Your essential guide to Hong Kong

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By Cathy Adams

Hong-Kong-based travel journalist Cathy Adams is the deputy editor of Discovery magazine for Cathay Pacific, and contributes to titles including Escapism, The Independent, Sunday Times Travel and The Guardian.

Find your bearings

Things in Hong Kong move so fast you’ll need to run to keep up – literally. The location of Mandarin Oriental, Hong Kong – flanking Victoria Harbour – makes it the perfect starting point for getting acquainted with Asia’s most photographed cityscape. Lace up your trainers and jog the path beneath the city’s skyscrapers.

Feed your mind

Hong Kong’s city centre is brimming with first-class art galleries. You’ll find them principally housed in the white-fronted Pedder Building – check out outposts of Gagosian, Pearl Lam and Lehmann Maupin. Nearby is the imposing Agricultural Bank of China, the ground floor of which is dedicated to the contemporary gallery, White Cube. Those interested in Hong Kong’s nautical heritage should make time for the Hong Kong Maritime Museum, while another nearby gem is the oldest colonial building in Hong Kong, Flagstaff House Museum of Tea Ware. It was once the office and residence of the commander of the British Forces in Hong Kong, and alongside its exhibitions, the museum holds demonstrations, tea-appreciation classes and lectures to promote China’s tea-drinking culture.

White Cube

Work by artist Wang Gongxin at White Cube. Photo: White Cube and Kit Min Lee

Shop like a local

Hong Kong’s shopping is world famous – and you’ll find the best of it concentrated in the city’s core. Just across the road from Mandarin Oriental, Hong Kong is Prince’s Building, with a collection of boutiques and lifestyle shops. Highlights include the smart book and stationery emporium, Bookazine; Blanc de Chine, a purveyor of premium, contemporary clothing with a Chinese aesthetic; jeweller Wai Kee, one of Hong Kong’s oldest; and Ascot Chang, a Shanghainese bespoke men’s tailor. On Lan Street, just behind Queen’s Road Central, is carving out a reputation as a high-end shopping street. Visit the Christian Louboutin flagship (or just stare at the playful window displays), Italian shoemaker Gianvito Rossi or the Central branch of D-Mop, a store stocking contemporary streetwear and cutting-edge fashion. Gents will find much to love in the J Crew Men’s shop here, too.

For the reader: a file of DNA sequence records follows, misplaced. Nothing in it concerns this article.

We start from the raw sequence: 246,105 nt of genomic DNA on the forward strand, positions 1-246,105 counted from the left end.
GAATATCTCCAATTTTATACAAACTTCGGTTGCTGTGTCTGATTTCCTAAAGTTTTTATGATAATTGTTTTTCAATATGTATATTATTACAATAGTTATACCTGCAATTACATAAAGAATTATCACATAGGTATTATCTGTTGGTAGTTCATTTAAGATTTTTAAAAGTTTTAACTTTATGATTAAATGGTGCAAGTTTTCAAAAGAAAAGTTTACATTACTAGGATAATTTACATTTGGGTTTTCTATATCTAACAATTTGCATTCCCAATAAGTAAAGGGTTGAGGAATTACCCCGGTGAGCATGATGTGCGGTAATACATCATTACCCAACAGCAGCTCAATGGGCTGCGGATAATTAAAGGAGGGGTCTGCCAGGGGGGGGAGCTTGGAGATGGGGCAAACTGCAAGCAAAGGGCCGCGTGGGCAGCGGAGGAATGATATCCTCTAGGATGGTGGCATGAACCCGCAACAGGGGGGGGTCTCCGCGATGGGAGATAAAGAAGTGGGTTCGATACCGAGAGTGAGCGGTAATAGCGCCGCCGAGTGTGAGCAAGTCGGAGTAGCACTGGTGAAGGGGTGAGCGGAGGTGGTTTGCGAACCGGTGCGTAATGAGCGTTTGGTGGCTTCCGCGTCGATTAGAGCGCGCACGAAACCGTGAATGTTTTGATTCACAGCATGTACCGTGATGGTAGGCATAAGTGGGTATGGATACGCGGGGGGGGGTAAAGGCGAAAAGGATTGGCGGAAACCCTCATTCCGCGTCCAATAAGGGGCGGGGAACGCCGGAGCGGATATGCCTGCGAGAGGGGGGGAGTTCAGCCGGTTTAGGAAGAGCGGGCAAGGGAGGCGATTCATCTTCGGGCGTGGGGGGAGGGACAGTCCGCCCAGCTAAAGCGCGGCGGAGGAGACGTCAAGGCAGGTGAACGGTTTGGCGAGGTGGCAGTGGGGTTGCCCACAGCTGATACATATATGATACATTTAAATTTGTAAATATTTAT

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Only in Hong Kong...

“If you’re in urgent need of a suit, head to Sam’s Tailor in Burlington Arcade. For more than 40 years, Manu (and more recently, his son Roshan) have been making ’24-hour suits’ in Hong Kong. Famous past clients include George Bush, Bill Clinton, Prince Charles, Margaret Thatcher, Pavarotti  and Michael Jackson.”

Pierre Barthes, General Manager of Mandarin Oriental, Hong Kong

See some sights

Mandarin Oriental, Hong Kong counts some extraordinary buildings as its neighbours. Sir Norman Foster’s steel jenga-like HSBC building stares down IM Pei’s Bank of China – which was designed to reflect bad feng shui onto its banking rival). They flank the neoclassical former Legislative Council Building in nearby Statue Square, home to Hong Kong’s Supreme Court until 1985 – now a precious few square metres of tranquillity.

Get an up-close view of Hong Kong’s skyline either from Victoria Peak, one of the city’s highest mountains and easily reachable by taxi, or via a cross-harbour excursion to Kowloon by catching the iconic green-and-white Star Ferry, which has been carrying passengers since 1888.

Toast your arrival

You won’t be thirsty at Mandarin Oriental, Hong Kong. The Captain's Bar is (almost) as famous as the Mandarin itself – slide into a red banquette and sup the eponymous beer from a silver tankard. Come back often enough and you’ll get your own engraved version. The sensational M Bar on the 25th floor is very Hong Kong: all glittering views, dark wood accents and cocktails that fuse East and West ingredients, echoing the spirit of the city.